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Moving to Switzerland?

(13 Posts)
scarcelyodd Tue 13-Jun-17 07:15:15

DH has an interview next week for a job in Frauenfeld, Switzerland. If he gets it what do we need to know? Does anyone live there or know anything about what it's like?

We have two DDs, 10 and 7, so need to think about schools as well. I think I am entitled to work but is there anything I could do with rusty GCSE German & French?

Any advice welcome!

Abricot1993 Thu 15-Jun-17 12:14:35

Hi I didn`t want your post to go unnoticed. I have been in Switzerland for 11 years now. First question, how long do you think you will be here and are you thinking international or local schools?

The school system here is completely different to the uk and varies from one local area to another enourmously. Do not underestimate this.

Secondly the language in the part you are moving to is swiss german. This is very different from High German. HG is used for official forms etc but the swiss us SG for every day conversations.
You are welcome to pm me.

scarcelyodd Mon 19-Jun-17 20:49:48

Oh, thank you for posting. I think we are aiming to stay three years or so. I think international schools might be best as neither daughter speaks German so I think they would struggle. Do you think that's right?
Is there a good place to learn about schools? I haven't found any good expat resources yet.

LIZS Mon 19-Jun-17 20:55:19

Would you get a package including schools fees ? International schools are scarily expensive , from around 30k chf last time I looked. Swiss system has an assessment at 11/12 which determines the educational path thereon. Is it a permanent move or will you return to UK in a few years?

MariafromMalmo Wed 21-Jun-17 11:28:04

Message withdrawn at poster's request.

beresh Thu 22-Jun-17 12:30:08

Here's some information in English about moving to Canton Thurgau as schooling varies a bit depending on which canton you live in.

Some children find integrating into local schools in Switzerland easier than others. Age plays a part, it is often easier for younger children, but some of my friends with very bright 10 to 12 year olds have found integration less of a problem than for their younger children. I think girls find it easier too as there can be a lot of physical conflict amongst younger boys.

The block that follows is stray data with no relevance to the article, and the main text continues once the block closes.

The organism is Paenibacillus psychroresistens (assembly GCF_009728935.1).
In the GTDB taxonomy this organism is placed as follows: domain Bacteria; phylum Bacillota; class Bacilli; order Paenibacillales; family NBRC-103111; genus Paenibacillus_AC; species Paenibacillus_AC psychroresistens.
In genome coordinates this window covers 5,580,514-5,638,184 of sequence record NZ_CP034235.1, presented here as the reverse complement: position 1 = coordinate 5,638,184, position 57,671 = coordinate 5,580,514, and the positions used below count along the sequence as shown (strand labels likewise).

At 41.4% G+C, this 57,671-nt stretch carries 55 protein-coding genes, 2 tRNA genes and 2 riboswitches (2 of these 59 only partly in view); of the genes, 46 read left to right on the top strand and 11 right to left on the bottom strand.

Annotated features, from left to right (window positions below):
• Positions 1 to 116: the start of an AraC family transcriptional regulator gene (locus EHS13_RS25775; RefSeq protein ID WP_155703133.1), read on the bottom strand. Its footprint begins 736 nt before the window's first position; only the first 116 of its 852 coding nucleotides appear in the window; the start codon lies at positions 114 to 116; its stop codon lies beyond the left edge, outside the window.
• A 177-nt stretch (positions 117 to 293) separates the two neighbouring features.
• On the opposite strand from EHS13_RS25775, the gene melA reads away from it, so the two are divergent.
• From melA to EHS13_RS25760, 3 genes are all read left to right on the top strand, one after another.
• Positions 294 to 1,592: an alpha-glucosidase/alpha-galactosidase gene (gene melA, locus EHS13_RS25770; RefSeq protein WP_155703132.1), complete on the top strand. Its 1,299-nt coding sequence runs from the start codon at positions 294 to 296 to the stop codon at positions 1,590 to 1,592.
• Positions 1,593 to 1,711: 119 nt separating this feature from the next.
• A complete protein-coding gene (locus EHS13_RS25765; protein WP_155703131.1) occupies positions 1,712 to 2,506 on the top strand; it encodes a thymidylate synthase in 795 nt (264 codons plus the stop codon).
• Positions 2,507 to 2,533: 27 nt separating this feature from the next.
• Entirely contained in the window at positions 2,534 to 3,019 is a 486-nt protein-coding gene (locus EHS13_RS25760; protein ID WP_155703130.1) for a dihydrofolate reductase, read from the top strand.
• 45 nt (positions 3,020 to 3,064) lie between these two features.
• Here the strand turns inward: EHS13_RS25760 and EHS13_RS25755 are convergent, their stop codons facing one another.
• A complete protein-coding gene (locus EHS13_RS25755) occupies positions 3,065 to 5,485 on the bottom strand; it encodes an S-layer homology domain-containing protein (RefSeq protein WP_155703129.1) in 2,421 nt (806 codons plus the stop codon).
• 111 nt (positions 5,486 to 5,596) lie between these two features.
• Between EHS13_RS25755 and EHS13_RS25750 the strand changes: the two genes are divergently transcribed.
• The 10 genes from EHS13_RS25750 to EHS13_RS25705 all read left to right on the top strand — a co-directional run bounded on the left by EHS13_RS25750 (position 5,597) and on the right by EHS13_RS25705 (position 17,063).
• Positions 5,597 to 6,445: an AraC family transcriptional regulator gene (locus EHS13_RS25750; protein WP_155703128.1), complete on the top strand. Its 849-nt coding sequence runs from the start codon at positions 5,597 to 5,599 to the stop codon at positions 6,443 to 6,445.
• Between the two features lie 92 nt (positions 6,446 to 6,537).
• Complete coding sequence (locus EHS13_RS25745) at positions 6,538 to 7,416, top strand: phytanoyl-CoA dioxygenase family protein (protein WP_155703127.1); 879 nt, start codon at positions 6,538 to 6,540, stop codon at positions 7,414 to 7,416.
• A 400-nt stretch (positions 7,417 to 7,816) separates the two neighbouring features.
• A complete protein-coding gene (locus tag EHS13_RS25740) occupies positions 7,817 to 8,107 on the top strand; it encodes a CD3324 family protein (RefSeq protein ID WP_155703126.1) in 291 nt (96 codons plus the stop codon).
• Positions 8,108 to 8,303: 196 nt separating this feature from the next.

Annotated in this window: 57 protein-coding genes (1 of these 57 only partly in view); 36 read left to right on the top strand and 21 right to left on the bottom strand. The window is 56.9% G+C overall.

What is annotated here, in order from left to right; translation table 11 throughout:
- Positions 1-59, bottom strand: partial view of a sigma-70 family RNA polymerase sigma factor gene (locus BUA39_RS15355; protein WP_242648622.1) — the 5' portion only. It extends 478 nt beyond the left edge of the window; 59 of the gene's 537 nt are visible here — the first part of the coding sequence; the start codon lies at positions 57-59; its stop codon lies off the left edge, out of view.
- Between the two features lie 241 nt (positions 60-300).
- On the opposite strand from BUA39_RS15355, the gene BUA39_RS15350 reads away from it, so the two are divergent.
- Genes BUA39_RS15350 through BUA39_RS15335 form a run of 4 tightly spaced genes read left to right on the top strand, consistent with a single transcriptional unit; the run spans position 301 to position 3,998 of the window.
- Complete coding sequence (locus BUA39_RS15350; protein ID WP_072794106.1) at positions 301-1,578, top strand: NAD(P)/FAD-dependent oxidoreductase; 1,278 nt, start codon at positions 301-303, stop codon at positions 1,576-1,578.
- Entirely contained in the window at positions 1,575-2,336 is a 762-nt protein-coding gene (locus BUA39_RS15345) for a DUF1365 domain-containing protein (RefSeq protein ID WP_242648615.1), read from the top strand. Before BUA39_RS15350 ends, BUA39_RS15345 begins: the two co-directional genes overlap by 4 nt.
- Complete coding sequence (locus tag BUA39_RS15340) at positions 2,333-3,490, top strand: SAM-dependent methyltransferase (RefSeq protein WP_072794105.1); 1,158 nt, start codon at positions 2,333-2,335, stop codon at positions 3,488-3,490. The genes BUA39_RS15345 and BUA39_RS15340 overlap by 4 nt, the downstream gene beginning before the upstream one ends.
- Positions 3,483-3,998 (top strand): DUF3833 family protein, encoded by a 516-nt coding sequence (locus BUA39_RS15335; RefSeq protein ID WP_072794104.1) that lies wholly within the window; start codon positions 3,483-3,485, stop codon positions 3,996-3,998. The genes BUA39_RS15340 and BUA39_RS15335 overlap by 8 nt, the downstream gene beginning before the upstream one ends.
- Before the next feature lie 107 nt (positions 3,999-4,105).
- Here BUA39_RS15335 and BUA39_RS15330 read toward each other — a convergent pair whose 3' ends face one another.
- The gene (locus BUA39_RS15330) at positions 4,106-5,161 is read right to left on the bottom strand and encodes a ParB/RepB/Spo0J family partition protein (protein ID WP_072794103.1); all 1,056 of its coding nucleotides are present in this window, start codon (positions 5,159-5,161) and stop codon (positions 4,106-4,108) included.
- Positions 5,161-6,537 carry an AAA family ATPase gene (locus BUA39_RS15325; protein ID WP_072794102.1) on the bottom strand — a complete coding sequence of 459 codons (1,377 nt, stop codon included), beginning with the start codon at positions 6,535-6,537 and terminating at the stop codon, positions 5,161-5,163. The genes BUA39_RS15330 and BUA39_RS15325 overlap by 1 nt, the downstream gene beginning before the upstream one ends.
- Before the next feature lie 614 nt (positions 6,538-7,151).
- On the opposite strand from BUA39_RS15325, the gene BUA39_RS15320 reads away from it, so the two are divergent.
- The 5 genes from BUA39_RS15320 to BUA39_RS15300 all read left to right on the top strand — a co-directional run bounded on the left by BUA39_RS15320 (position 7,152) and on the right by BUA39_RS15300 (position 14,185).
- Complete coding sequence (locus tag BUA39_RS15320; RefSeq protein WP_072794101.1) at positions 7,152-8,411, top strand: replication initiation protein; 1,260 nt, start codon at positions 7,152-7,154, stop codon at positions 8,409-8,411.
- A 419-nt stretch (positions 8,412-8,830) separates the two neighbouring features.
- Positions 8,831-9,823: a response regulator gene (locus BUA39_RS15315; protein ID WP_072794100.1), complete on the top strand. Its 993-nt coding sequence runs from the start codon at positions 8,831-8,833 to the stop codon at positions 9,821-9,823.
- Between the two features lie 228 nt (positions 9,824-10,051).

jelliedeel Thu 22-Jun-17 21:29:38

You might find "Going Local" by Margaret Oertig useful for info on schooling.
My DDs attend a local school but they are in a special class for foreign students learning German intensively. They now converse in German and Swiss German with their friends so it all happens quickly (from Feb). They are 9 and 8.
If we go back to the UK and into the national curriculum they would be years behind academically however. Schooling starts later, is slower and very different. Levels catch up obviously through secondary school.

You would be near to Konstanz if you actually lived in Frauenfeld. It is a lovely place to visit and that is probably where you could do all of your shopping as it's so much cheaper.

I've not been here long enough to comment on much. Early days for us

MariafromMalmo Fri 23-Jun-17 11:10:22

Message withdrawn at poster's request.

jelliedeel Fri 23-Jun-17 22:41:12

My 9 year old left UK year 4 and is back doing UK equivalent year 1 maths currently. So frustrating.

MariafromMalmo Sat 24-Jun-17 07:38:24

Message withdrawn at poster's request.

beresh Sat 24-Jun-17 19:59:56

Which canton are you in Malmo - the maths programme is usually set by the canton so all schools should be at the same level? By year 4 in England the children are learning fractions, decimals and written methods for subtraction and addition. These aren't covered at all until about year 5 in Zurich (and the children are at least a year older in Zurich). Negative numbers are year 7.

One of my DC's is in year 5 in Zurich and I'd say that her maths knowledge is still not as broad as her cousin in year 5 uk, but my DC's mental maths is definitely stronger and some topics, such as converting units of measurement, are harder than the stuff her cousin has covered in the uk. And secondary school maths here gets hard quickly, quite a lot of children need tutoring to keep up. Long term I like the system here, but it may be wise to keep up with the uk curriculum for younger children if you're planning to move back.

Abricot1993 Sun 25-Jun-17 13:10:59

Your best option would be a bilingual private school if you can afford it. This means you could keep up with the UK curriculum but also be immersed in the German language should your 3 years turn into something longer. Most local German speaking schools use the klett verlag maths books. Here is a link for them.

Also be aware that the cut off for each year`s intake is different from the UK in local schools. In Basel for my child it is 1 May whereas the UK excluding Scotland is 1st September.

Also, in the Zurich area, entrance to the next local high school at age 12 is by entrance exam. There is quite an industry for coaching. Again this is not the case in other areas and varies by canton.

Abricot1993 Sun 25-Jun-17 13:25:15

I have checked the cut off for Thurgau for you and it is 31st July. This means an August born child is the eldest for their school year and a July born child the youngest. see below. Note that private schools may have a different cut off.

Kinder, die bis zum 31. Juli das vierte Altersjahr vollendet haben, haben mit Beginn des neuen Schuljahres (Montag der 33. Kalenderwoche) den Kindergarten zu besuchen (§ 37 VG).

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